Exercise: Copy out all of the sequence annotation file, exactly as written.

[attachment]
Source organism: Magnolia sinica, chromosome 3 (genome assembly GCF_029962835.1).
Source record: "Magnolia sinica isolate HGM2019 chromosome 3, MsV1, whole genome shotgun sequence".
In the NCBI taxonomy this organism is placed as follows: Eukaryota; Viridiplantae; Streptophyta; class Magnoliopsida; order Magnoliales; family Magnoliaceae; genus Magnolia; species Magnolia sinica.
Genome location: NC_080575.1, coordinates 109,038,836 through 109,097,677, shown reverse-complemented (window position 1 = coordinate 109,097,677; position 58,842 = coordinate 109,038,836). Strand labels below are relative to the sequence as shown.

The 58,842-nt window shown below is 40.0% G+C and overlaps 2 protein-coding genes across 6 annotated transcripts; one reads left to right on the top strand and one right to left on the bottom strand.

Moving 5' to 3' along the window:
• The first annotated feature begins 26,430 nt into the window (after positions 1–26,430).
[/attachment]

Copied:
Source organism: Magnolia sinica, chromosome 3 (genome assembly GCF_029962835.1).
Source record: "Magnolia sinica isolate HGM2019 chromosome 3, MsV1, whole genome shotgun sequence".
In the NCBI taxonomy this organism is placed as follows: Eukaryota; Viridiplantae; Streptophyta; class Magnoliopsida; order Magnoliales; family Magnoliaceae; genus Magnolia; species Magnolia sinica.
Genome location: NC_080575.1, coordinates 109,038,836 through 109,097,677, shown reverse-complemented (window position 1 = coordinate 109,097,677; position 58,842 = coordinate 109,038,836). Strand labels below are relative to the sequence as shown.

The 58,842-nt window shown below is 40.0% G+C and overlaps 2 protein-coding genes across 6 annotated transcripts; one reads left to right on the top strand and one right to left on the bottom strand.

Moving 5' to 3' along the window:
• The first annotated feature begins 26,430 nt into the window (after positions 1–26,430).